- Believe they don’t need to provide an explanation for a rule or boundary. May say things like “because I said so…”
- When their child isn’t listening, may use phrases like “How many times do I have to tell you….”, “Why do you always do that?”, or other phrases that make their child feel ashamed.
- Feel it’s okay if sometimes their child feels afraid of them and/or the punishments they’ll receive for breaking a rule.
3. Permissive Parenting
Permissive parents are highly responsive to their children but don’t have many rules or expectations. The rules they do set, they don’t really enforce
or they may attempt to enforce expectations inconsistently.
They are caring and warm, and communication is open and they value their children’s opinions. This is great – but permissive parents also don’t like to upset or disappoint their children, so they will often avoid saying no or give in.
Permissive parents tend to behave more like a friend than a parent and provide little or inconsistent structure in the home.
How Does Permissive Parenting Affect Children
Research into the effects of permissive parenting shows that these children:
- Struggle with problem-solving and decision-making skills.
- Are three times more likely to engage in heavy drinking and drug use as teenagers.
- Struggle with self-discipline and are often overindulgent
- Have poor executive functioning skills like time-management, organization, self-restraint, and planning ahead.
Because children of permissive parents don’t have many limits or boundaries, and their homes aren’t very structured, or have many rules, they often have bad habits. For example, watching too much TV or playing too many video games, eating too much or unhealthy eating habits.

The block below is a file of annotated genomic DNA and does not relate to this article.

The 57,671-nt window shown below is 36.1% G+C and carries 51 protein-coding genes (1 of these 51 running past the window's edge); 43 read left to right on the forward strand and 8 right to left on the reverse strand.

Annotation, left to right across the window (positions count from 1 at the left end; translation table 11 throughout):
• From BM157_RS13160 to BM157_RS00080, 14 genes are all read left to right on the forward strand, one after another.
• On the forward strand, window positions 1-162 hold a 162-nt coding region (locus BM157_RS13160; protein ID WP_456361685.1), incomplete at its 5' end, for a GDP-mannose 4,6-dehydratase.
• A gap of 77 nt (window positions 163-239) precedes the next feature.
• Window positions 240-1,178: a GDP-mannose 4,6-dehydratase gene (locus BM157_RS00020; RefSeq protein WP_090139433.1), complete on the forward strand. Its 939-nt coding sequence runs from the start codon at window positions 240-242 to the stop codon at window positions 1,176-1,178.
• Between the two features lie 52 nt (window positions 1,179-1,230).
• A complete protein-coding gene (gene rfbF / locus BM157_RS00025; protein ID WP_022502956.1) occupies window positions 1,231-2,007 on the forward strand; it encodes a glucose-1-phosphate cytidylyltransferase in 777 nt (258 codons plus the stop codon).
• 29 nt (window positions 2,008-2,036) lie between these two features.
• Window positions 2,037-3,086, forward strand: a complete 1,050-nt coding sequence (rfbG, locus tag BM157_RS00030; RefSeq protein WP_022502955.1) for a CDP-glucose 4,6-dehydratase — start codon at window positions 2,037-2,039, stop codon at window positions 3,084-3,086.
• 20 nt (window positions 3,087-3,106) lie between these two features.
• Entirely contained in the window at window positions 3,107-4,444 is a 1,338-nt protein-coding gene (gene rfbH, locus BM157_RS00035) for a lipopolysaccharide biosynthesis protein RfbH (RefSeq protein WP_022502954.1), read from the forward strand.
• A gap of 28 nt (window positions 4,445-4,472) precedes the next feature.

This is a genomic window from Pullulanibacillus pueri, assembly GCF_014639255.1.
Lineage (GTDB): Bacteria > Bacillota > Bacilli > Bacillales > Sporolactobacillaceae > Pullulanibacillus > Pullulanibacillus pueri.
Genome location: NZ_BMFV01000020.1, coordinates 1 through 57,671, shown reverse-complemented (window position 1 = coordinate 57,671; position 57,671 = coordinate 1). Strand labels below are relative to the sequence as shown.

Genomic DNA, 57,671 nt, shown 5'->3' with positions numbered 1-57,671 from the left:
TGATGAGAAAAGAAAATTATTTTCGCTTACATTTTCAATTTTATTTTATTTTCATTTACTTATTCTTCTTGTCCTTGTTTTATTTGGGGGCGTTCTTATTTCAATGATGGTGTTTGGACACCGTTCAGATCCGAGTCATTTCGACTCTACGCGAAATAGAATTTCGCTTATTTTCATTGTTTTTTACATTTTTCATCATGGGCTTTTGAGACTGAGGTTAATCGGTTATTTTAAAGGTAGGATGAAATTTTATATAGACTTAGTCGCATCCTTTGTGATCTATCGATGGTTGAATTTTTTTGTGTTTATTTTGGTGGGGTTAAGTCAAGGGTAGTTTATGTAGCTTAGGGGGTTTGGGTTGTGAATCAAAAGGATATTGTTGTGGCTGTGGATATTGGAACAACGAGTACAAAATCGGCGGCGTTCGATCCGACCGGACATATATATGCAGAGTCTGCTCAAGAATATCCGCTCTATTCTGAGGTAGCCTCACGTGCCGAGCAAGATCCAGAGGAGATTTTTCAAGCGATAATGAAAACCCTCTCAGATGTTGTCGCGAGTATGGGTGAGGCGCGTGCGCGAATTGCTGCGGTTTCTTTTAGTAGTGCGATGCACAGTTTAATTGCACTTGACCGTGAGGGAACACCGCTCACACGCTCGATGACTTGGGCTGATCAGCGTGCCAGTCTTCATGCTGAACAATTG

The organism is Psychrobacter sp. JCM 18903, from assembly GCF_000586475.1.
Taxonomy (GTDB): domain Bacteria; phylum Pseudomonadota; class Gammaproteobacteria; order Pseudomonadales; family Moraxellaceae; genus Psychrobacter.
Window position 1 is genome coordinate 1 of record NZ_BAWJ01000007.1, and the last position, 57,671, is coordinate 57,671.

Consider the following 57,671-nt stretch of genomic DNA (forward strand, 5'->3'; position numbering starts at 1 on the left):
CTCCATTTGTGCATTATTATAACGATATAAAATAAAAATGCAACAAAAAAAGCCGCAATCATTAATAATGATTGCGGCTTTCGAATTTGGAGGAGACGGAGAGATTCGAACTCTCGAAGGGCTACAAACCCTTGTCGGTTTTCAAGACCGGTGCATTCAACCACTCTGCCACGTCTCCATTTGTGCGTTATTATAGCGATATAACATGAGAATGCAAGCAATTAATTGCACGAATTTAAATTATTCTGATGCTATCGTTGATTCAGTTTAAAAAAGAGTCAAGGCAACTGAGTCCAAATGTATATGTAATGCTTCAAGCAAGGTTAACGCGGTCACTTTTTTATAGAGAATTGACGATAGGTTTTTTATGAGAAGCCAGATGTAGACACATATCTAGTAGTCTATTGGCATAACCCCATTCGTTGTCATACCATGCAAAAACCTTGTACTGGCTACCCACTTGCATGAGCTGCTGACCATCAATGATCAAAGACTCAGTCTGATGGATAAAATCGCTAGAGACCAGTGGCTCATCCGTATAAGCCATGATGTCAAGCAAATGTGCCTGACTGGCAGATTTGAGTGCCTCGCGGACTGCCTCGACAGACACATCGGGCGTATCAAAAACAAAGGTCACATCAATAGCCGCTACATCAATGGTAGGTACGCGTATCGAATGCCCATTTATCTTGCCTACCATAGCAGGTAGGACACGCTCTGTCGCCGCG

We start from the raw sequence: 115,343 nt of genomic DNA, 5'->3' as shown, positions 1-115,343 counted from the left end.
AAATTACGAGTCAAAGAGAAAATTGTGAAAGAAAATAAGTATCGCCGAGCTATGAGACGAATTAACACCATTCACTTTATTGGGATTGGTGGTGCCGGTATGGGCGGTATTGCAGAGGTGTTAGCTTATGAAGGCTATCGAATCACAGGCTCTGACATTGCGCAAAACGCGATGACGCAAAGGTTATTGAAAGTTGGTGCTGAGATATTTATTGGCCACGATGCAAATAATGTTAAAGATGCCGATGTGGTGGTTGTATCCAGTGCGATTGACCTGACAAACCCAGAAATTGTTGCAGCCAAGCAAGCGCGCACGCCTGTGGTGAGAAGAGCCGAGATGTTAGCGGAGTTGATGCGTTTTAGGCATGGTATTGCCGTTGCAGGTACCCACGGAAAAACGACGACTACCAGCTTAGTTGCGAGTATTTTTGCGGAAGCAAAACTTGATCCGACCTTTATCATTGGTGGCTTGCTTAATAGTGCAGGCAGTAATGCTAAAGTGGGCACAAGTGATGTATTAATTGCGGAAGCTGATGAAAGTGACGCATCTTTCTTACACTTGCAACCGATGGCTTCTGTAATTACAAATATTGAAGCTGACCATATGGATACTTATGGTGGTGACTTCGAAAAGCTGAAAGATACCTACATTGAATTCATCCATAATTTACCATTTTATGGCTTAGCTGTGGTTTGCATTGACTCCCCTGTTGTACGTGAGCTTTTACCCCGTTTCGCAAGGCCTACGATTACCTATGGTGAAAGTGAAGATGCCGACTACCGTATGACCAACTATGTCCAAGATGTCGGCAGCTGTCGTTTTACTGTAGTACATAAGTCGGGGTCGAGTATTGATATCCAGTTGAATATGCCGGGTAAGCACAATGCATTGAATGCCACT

Are You Too Permissive?
You may be a permissive parent if you can relate to the following:
- We don’t really have a routine at home or screen-time limits – sometimes life is too hectic to follow through on these plans
- I dislike conflict, so when I see my child/teen is starting to get agitated, I will often back down or give in to avoid a fight.
- When I do set rules and my child breaks them, there are not usually any consequences, or they are inconsistent
- My child doesn’t have a lot of responsibilities at home – like chores
4. Uninvolved Parenting
To put it frankly, uninvolved parenting is neglectful. These parents are cold and unresponsive to their children’s emotions needs (and sometimes physical/basic needs) and they have little or no expectations.
They provide little to no guidance to their child and act indifferently towards their child’s choices and behavior. They don’t take interest in their child’s activities and provide minimal supervision.
Children with uninvolved parents basically raise themselves.
One thing that’s important to note is that this parenting style isn’t always intentional or a conscious choice.
For example, sometimes single parents with little support are too involved with working multiple jobs and dealing with the stress that comes along with it, that they unintentionally adopt an uninvolved parenting style.
Sometimes parents with mental health issues have difficulty forming emotional attachments with their children and/or are unable to meet their child’s needs.
If you feel you fit into this category of parenting it might help to seek counseling to manage your mental health and to establish an emotional bond with your child, along with better parenting strategies.
Effects of Uninvolved Parenting
Children with uninvolved parents:
- Struggle with high stress and anxiety due to lacking family support
- Are very independent – but may struggle with relationships because they fear becoming dependent on other people
- Are at an increased risk of drug and alcohol abuse
- Display deficits in all domains of development – academics, cognition, social and emotional skills, and attachments. This continues later in life as well.
Effects of Parenting Styles on Social-Emotional Development